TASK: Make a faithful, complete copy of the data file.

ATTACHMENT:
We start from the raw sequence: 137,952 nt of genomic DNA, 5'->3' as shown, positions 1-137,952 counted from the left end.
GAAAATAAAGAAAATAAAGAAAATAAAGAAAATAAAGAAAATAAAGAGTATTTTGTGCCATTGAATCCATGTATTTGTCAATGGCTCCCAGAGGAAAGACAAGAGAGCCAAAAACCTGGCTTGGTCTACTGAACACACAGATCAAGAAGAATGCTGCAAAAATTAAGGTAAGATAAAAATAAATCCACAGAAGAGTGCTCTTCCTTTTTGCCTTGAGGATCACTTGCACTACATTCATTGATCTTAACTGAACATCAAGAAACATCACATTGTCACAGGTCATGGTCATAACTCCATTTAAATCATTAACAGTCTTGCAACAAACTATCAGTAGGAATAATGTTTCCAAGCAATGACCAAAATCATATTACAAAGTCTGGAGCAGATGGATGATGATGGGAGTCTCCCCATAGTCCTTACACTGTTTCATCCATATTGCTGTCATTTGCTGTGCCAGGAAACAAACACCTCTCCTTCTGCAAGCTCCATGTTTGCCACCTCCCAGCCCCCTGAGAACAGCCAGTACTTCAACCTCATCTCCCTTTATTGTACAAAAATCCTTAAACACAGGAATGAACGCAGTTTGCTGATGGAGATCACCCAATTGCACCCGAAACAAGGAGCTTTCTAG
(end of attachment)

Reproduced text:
We start from the raw sequence: 137,952 nt of genomic DNA, 5'->3' as shown, positions 1-137,952 counted from the left end.
GAAAATAAAGAAAATAAAGAAAATAAAGAAAATAAAGAAAATAAAGAGTATTTTGTGCCATTGAATCCATGTATTTGTCAATGGCTCCCAGAGGAAAGACAAGAGAGCCAAAAACCTGGCTTGGTCTACTGAACACACAGATCAAGAAGAATGCTGCAAAAATTAAGGTAAGATAAAAATAAATCCACAGAAGAGTGCTCTTCCTTTTTGCCTTGAGGATCACTTGCACTACATTCATTGATCTTAACTGAACATCAAGAAACATCACATTGTCACAGGTCATGGTCATAACTCCATTTAAATCATTAACAGTCTTGCAACAAACTATCAGTAGGAATAATGTTTCCAAGCAATGACCAAAATCATATTACAAAGTCTGGAGCAGATGGATGATGATGGGAGTCTCCCCATAGTCCTTACACTGTTTCATCCATATTGCTGTCATTTGCTGTGCCAGGAAACAAACACCTCTCCTTCTGCAAGCTCCATGTTTGCCACCTCCCAGCCCCCTGAGAACAGCCAGTACTTCAACCTCATCTCCCTTTATTGTACAAAAATCCTTAAACACAGGAATGAACGCAGTTTGCTGATGGAGATCACCCAATTGCACCCGAAACAAGGAGCTTTCTAG